Stress Test of British Banks

4 January 2015

In December 2014 the Bank of England published the results of the stress test of major British credit institutions. The test covered8 major credit institutions of the United Kingdom (7 banks and 1 building society, hereafter referred to as "banks" for simplicity) and assessed the impact of a variant of the EU-wide adverse scenario. Of out 8 assessed banks, 1 bank failed the assessment and 2 more passed the assessment but were required to improve their capital positions.

Test Approach

The stress test had a lot in common with the ECB-stress test. As in the ECB-test, Common Equity Tier 1 (CET1) was the main metric used for the assessment. The both tests had the same 3-years horizon (2014-2016). The procedure of conducting the test was also similar:

  1. Based on the balance sheets actual CET1 ratios were calculated for the banks being tested.
  2. The capital ratios for the adverse scenario and for the baseline scenario were calculated using an analytical framework consisting of a range of tools. If a bank's capital ratio was projected to fall below 4.5% in the stress test, the bank would be required to take actions to strengthen its capital position.
  3. For the purposes of the UK variant stress test, the banks should submit projections of both risk-based capital ratios and leverage ratios under the baseline and stress scenarios. The threshold values are 7.0% and 3.0% respectively.

List of Tested Banks

8 major banks of the United Kingdom were tested. The list of these banks with their risk-weighted assets is given below. Risk-weighted assets is a measure of the amount of a banks assets, adjusted for risk: the more risky a bank asset, the less is its risk-weighted value.

NameRisk-Weighted Assets (bln GBP)
Barclays Bank plc442.0
The Co-operative Bank plc15.1
HSBC Bank plc1215.0
Lloyds Banking Group272.0
Nationwide Building Society40.6
The Royal Bank of Scotland plc429.0
Santander UK77.7
Standard Chartered Bank331.0

Adverse Scenario

The adverse scenario applied for the stress test was not a forecast of macroeconomic and financial conditions in the United Kingdom (UK variant scenario). It was a coherent, modelled scenario that was designed specifically to assess the resilience of banks to a household sector stress.

The UK variant scenario is broadly consistent with the global elements of the EU-wide scenario (which involves a sharp downturn in economic activity internationally, triggeredinitially by a rise in investor aversion to long-term fixed income securities), and hence the UK variant scenario includes deterioration of the main macroeconomic and financial indicators, such as: GDP, consumer price index, unemployment rate, government bond yields, house price index, real and nominal wages.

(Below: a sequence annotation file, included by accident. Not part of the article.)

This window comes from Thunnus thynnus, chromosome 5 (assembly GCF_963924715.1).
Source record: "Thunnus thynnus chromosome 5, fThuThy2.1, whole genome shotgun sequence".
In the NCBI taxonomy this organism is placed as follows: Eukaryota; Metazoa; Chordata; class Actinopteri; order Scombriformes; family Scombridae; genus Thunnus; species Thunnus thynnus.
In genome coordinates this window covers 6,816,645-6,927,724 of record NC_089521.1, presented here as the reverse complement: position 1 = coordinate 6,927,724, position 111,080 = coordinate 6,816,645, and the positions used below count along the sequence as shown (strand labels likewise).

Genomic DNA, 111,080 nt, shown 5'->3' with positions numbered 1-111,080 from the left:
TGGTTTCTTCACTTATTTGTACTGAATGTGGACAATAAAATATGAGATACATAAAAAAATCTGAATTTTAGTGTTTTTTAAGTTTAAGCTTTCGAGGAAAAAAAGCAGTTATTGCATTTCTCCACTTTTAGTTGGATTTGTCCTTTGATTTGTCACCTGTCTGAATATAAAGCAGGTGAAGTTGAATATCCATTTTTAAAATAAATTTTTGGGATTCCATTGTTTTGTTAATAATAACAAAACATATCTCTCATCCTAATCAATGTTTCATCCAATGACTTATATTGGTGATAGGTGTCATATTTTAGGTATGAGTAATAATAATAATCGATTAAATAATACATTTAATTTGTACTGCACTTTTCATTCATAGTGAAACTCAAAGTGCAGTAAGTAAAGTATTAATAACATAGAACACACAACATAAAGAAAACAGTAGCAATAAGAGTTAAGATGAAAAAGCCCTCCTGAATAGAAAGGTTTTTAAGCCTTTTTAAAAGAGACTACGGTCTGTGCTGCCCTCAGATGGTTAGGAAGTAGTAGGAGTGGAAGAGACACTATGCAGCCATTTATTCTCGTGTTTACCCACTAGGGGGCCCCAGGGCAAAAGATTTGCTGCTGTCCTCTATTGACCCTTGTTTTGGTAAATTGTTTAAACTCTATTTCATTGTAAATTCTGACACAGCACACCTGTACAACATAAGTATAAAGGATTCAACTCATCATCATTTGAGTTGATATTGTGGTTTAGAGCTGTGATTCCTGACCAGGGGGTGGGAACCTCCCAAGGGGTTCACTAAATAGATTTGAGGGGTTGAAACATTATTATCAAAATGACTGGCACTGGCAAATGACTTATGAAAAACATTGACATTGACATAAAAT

Stress Test Results

The stress scenario would reduce the aggregate CET1 ratio across the 8 banks from 10.0% in 2013 to a low point of 7.3% in 2015. The capital ratios for the tested banks are shown at the table below.

NameActual CET1 (end 2013)Actual CET1 (mid 2014)Minimum stressed CET1
Barclays Bank plc9.110.07.0
The Co-operative Bank plc7.211.5-2.6
HSBC Bank plc10.811.28.7
Lloyds Banking Group10.112.05.0
Nationwide Building Society14.317.66.1
The Royal Bank of Scotland plc8.610.84.6
Santander UK11.611.87.6
Standard Chartered Bank10.510.57.1

5 of 8 Banks: Adequate Capital Ratios

The stress test did not reveal any capital inadequacies for 5 out of the 8 banks, given their balance sheets at end-2013:

The risk-weighted assets of these 5 banks comprise 74.6% of the 8 tested banks.

2 of 8 Banks: Adequate Capital Ratios, but Required to Strengthen Their Capital Positions

2 of 8 tested banks had adequate capital ratios but were required to strengthen their capital positions. The risk-weighted assets of these 2 banks comprise 24.8% of the 8 tested banks.

  The Royal Bank of Scotland Group’s projected CET1 ratio remains above the 4.5% CET1 threshold in the stress scenario. However, it was judged that, as at December 2013, the bank’scapital position needed to be strengthened further and The Royal Bank of Scotland Group has taken actions to do so.

  Lloyds Banking Group’s projected CET1 capital ratio remains above the 4.5% CET1 threshold in the stress scenario. It was judged, however,that, as at December 2013, the bank’s capital positionneeded to be strengthened further. Since the end-2013 Lloyds Banking Group has deliveredpositive financial results and is continuing to take steps tostrengthen and de-risk the balance sheet, ahead of baselineprojections.

1 of 8 Banks: Inadequate Capital Ratios

  The Co-operative Bank’s CET1 capital resources are projected to be exhausted in the stress scenario. The Co-operative Bank is currently delivering a recovery plan. The bank’s CET1 ratio improved from 7.2% at end-2013 to 11.5% at end-June 2014, which is above the baseline projections. The risk-weighted assets of The Co-operative Bank comprise 0.5% of the 8 tested banks.

Availability of Test Results at Corporate Websites

As of 3 January 2015, of the 3 banks that need to improve their capital position, only The Royal Bank of Scotland published a statement about the stress test results on its corporate website: Statement on the publication of the 2014 Bank of England stress test results.

NameTest ResultAvailable at corporate websites
Barclays Bank plcPassedNo
The Co-operative Bank plcFailedNo
HSBC Bank plcPassedYes
Lloyds Banking GroupPassed, *)No
Nationwide Building SocietyPassedYes
The Royal Bank of Scotland plcPassed, *)No
Santander UKPassedYes
Standard Chartered BankPassedNo

*) - The bank is required to strengthen its capital positions.

See Also

External Links

  1. Bank of England: 2014 Stress Testing